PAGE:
Mary Schaefer, a mitra from Triratna’s American sangha, sends us this report of their recent adventures in India, saying “We came to India on a Buddhist pilgrimage and found ourselves in the midst of a revival. The “we” was a delegation of 10 Americans and two Canadians, all participating in a special three-week trip to India to retrace the life of the Buddha and meet the people who are bringing Buddhism back to modern India. The tour was organized by Dharmachari Viradhamma of the San Francisco Sangha and Dhammachari Manidhamma of Nagpur, India, under the auspices of DharmaJiva, a Triratna group that is working to publicize the Buddhist revival in India.
Our journey gave us a close look at the extraordinary work of Triratna in India, where it is using Buddhism as a powerful tool for personal and social improvement. We heard first-hand of the inhumanity of the caste system through the personal stories of Dalits, now our fellow Buddhists. Even though the caste system was outlawed in the 1940s, its roots run deep in modern India.
We learned of the work of Dr. Bhimrao Ramji Ambedkar, lawyer, politician and chief architect of India’s constitution - a man described by Sangharakshita as the lifelong champion of India’s outcasts and the man responsible for the historic rival of Buddhism in the 20th century. We stood at the Diksha Bhoomi where Ambedkar and 400,000 of his followers converted to Buddhism as a means to gain dignity, self-confidence and a path to a better life.
Our first stop was Pune, where we stayed for several days at Triratna’s Manuski Institute - a hub of Buddhist-directed social work in western India. Our dedicated hosts showed us the Dharma in action at a girls’ school and hostel and a women’s development center in the slums providing child care and skills training to poor women.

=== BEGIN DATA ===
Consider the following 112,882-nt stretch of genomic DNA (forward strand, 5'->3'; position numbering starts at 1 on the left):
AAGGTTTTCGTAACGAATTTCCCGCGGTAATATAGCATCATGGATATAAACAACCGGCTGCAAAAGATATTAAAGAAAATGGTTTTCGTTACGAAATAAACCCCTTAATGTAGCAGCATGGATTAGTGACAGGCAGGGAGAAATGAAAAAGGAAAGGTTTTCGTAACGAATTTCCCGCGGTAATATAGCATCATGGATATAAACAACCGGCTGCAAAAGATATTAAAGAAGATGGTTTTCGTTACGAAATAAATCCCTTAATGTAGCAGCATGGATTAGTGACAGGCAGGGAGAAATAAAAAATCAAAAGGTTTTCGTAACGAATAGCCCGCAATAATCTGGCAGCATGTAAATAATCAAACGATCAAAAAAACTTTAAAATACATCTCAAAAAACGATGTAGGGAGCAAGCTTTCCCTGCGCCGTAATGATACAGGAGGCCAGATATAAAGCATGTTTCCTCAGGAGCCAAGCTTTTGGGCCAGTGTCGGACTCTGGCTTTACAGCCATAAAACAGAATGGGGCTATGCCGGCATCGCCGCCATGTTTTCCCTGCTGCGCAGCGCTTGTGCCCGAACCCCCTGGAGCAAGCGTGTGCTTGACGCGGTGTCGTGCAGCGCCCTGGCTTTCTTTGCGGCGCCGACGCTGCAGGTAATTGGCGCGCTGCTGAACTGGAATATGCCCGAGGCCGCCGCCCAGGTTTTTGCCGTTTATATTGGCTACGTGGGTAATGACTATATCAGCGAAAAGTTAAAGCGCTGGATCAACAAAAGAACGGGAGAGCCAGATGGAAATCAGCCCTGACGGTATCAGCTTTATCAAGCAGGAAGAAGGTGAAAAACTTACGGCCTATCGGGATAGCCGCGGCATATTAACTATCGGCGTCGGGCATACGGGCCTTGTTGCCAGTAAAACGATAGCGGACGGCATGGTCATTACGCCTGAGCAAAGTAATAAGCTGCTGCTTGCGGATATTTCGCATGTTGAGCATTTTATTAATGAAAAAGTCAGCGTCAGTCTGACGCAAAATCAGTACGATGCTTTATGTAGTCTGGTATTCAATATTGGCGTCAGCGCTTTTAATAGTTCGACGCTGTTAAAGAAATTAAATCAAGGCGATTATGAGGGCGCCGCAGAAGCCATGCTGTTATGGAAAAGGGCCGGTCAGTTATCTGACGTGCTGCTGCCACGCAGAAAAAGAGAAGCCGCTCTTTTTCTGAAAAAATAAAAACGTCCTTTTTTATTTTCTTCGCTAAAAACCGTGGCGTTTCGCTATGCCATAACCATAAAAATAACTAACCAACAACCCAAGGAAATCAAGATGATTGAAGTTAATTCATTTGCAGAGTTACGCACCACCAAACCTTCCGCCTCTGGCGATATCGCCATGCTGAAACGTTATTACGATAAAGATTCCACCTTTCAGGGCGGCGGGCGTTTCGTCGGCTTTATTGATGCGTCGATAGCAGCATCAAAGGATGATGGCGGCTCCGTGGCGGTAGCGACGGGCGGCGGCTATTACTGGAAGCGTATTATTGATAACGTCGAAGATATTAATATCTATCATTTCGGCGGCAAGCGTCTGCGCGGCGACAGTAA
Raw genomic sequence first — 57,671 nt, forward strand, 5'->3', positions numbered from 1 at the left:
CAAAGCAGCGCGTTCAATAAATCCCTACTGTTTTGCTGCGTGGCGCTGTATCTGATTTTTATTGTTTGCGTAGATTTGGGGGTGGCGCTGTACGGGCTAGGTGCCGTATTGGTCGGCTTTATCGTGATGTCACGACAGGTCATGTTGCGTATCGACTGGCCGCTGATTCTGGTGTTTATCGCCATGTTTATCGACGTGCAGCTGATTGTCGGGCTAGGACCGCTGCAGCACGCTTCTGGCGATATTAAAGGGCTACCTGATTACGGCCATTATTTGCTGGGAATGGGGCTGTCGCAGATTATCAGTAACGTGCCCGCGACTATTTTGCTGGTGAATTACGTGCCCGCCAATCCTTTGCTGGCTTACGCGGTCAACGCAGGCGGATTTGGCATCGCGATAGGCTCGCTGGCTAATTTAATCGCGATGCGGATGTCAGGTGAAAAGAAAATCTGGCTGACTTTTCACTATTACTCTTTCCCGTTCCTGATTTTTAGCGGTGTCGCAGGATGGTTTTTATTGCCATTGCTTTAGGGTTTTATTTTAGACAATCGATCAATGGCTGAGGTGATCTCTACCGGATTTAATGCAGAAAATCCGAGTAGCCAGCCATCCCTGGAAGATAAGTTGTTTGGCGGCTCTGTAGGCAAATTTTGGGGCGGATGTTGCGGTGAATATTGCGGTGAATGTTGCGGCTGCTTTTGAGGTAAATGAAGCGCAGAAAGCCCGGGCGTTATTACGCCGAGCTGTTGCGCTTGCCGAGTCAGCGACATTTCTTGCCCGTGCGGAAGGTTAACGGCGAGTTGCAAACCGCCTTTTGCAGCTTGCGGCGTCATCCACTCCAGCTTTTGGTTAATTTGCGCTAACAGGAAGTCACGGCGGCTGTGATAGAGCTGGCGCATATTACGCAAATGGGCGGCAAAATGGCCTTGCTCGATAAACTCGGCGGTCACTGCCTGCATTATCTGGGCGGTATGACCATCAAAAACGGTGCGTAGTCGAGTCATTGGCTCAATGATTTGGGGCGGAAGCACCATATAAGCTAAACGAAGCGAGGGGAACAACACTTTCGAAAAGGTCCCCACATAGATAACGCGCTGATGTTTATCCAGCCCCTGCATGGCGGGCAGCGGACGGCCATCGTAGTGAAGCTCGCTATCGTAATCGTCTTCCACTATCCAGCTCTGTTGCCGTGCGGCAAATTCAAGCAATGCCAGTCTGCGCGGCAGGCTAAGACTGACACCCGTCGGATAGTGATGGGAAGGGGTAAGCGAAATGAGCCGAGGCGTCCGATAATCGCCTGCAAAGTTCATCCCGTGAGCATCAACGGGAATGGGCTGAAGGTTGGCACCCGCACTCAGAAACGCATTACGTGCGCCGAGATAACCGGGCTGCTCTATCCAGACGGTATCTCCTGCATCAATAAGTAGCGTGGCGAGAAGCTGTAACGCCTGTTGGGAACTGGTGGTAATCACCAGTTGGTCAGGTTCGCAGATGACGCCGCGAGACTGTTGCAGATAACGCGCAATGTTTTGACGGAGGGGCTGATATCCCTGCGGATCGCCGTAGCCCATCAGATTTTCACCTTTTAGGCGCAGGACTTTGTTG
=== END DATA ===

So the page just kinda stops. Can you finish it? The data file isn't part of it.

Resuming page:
We could see as we watched these women proudly show us their sewing work, said Marta Meengs from the Montana Sangha, how Buddhism liberates not just individuals but a whole class of humans. Mangesh, one of our inspiring guides at the Institute, told us when a Dalit becomes a Buddhist they no longer belong to the container where there is hatred and lack of humanness.
From Pune, we traveled to Nagpur and Triratna’s Nagaloka Centre, a pilgrimage destination and residential training center for Buddhist youth nnby.org . Youth – ages 18 to 30 – come from all over India, many of them from very poor backgrounds to learn computer skills, languages and social practices that motivate them to go back to change the caste system conditions in their areas.
These students eagerly gathered around us, curious about who we were and what we do, said Danamaya of the San Francisco Sangha. We were equally curious about them and were deeply inspired by their commitment and dedication to improving their lives and those of their fellow Indians. One young woman told us of her plans to help handicapped girls in her home region. Another youth launched an NGO to provide education and other resources to the poor.
Many of us, too, in the comfort of our North American Sanghas, said Kay Jones also of the Montana Sangha, focus about 80 percent of our practice on our personal transformation and the smaller percentage on improving the lives of others. In India, she said, the percentage seems reversed among the Buddhists we met. There is tremendous commitment to put the Dharma into action to improve society while facing enormous obstacles.
We came to be inspired. And we were. What we didn’t expect was to be inspiring to our fellow Buddhists. Manidhamma told us though that our visit here and our interest in their work encourages our fellow Buddhists who are working tirelessly to use Buddhism as a force for social change. We are privileged to be such an inspiration, as Steve Wade from the Boston Sangha said, “for just showing up. Many of us now are looking to see how we can further encourage, raise money for and, in some cases, even work beside our fellow Buddhists in India to support this “Peaceful Revolution” so that it gains visibility, voice and support – not just in India – but around the world.
Come to India. It will change you. And you can help change the world”.